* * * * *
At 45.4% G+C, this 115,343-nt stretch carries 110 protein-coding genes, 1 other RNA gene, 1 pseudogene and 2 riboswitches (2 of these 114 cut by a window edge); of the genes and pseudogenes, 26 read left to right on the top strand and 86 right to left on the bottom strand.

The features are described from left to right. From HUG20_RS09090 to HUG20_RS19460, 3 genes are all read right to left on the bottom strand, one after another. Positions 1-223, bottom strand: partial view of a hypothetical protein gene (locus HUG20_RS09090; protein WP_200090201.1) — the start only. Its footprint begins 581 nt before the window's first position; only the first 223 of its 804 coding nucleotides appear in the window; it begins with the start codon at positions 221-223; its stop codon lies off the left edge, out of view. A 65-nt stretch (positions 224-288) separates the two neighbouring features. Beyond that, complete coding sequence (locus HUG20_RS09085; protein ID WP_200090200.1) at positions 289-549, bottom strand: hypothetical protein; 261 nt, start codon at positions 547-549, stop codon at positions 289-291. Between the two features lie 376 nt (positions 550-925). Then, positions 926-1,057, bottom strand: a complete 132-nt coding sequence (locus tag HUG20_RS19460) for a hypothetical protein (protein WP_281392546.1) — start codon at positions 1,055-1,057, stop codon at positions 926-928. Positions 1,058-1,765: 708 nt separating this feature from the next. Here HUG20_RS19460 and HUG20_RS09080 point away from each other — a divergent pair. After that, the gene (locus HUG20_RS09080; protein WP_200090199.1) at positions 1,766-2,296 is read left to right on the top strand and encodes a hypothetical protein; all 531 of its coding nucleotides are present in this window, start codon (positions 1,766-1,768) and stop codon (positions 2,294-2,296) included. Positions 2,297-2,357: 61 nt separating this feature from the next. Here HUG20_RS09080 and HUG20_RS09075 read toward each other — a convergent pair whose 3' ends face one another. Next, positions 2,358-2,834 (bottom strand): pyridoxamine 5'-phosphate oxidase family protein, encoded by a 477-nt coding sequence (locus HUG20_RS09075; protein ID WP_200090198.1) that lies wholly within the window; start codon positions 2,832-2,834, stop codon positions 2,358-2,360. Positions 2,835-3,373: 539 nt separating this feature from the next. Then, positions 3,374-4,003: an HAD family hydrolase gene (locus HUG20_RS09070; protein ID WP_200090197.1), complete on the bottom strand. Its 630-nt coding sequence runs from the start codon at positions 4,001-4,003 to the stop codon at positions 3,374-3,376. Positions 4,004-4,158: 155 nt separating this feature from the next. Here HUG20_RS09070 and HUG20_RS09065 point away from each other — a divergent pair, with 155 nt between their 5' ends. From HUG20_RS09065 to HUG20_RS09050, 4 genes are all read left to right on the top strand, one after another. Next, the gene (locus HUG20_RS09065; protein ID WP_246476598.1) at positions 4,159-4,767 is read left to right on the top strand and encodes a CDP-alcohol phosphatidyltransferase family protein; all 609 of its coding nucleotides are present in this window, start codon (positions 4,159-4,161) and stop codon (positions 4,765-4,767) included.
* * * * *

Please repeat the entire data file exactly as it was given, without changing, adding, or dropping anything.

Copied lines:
At 45.4% G+C, this 115,343-nt stretch carries 110 protein-coding genes, 1 other RNA gene, 1 pseudogene and 2 riboswitches (2 of these 114 cut by a window edge); of the genes and pseudogenes, 26 read left to right on the top strand and 86 right to left on the bottom strand.

The features are described from left to right. From HUG20_RS09090 to HUG20_RS19460, 3 genes are all read right to left on the bottom strand, one after another. Positions 1-223, bottom strand: partial view of a hypothetical protein gene (locus HUG20_RS09090; protein WP_200090201.1) — the start only. Its footprint begins 581 nt before the window's first position; only the first 223 of its 804 coding nucleotides appear in the window; it begins with the start codon at positions 221-223; its stop codon lies off the left edge, out of view. A 65-nt stretch (positions 224-288) separates the two neighbouring features. Beyond that, complete coding sequence (locus HUG20_RS09085; protein ID WP_200090200.1) at positions 289-549, bottom strand: hypothetical protein; 261 nt, start codon at positions 547-549, stop codon at positions 289-291. Between the two features lie 376 nt (positions 550-925). Then, positions 926-1,057, bottom strand: a complete 132-nt coding sequence (locus tag HUG20_RS19460) for a hypothetical protein (protein WP_281392546.1) — start codon at positions 1,055-1,057, stop codon at positions 926-928. Positions 1,058-1,765: 708 nt separating this feature from the next. Here HUG20_RS19460 and HUG20_RS09080 point away from each other — a divergent pair. After that, the gene (locus HUG20_RS09080; protein WP_200090199.1) at positions 1,766-2,296 is read left to right on the top strand and encodes a hypothetical protein; all 531 of its coding nucleotides are present in this window, start codon (positions 1,766-1,768) and stop codon (positions 2,294-2,296) included. Positions 2,297-2,357: 61 nt separating this feature from the next. Here HUG20_RS09080 and HUG20_RS09075 read toward each other — a convergent pair whose 3' ends face one another. Next, positions 2,358-2,834 (bottom strand): pyridoxamine 5'-phosphate oxidase family protein, encoded by a 477-nt coding sequence (locus HUG20_RS09075; protein ID WP_200090198.1) that lies wholly within the window; start codon positions 2,832-2,834, stop codon positions 2,358-2,360. Positions 2,835-3,373: 539 nt separating this feature from the next. Then, positions 3,374-4,003: an HAD family hydrolase gene (locus HUG20_RS09070; protein ID WP_200090197.1), complete on the bottom strand. Its 630-nt coding sequence runs from the start codon at positions 4,001-4,003 to the stop codon at positions 3,374-3,376. Positions 4,004-4,158: 155 nt separating this feature from the next. Here HUG20_RS09070 and HUG20_RS09065 point away from each other — a divergent pair, with 155 nt between their 5' ends. From HUG20_RS09065 to HUG20_RS09050, 4 genes are all read left to right on the top strand, one after another. Next, the gene (locus HUG20_RS09065; protein ID WP_246476598.1) at positions 4,159-4,767 is read left to right on the top strand and encodes a CDP-alcohol phosphatidyltransferase family protein; all 609 of its coding nucleotides are present in this window, start codon (positions 4,159-4,161) and stop codon (positions 4,765-4,767) included.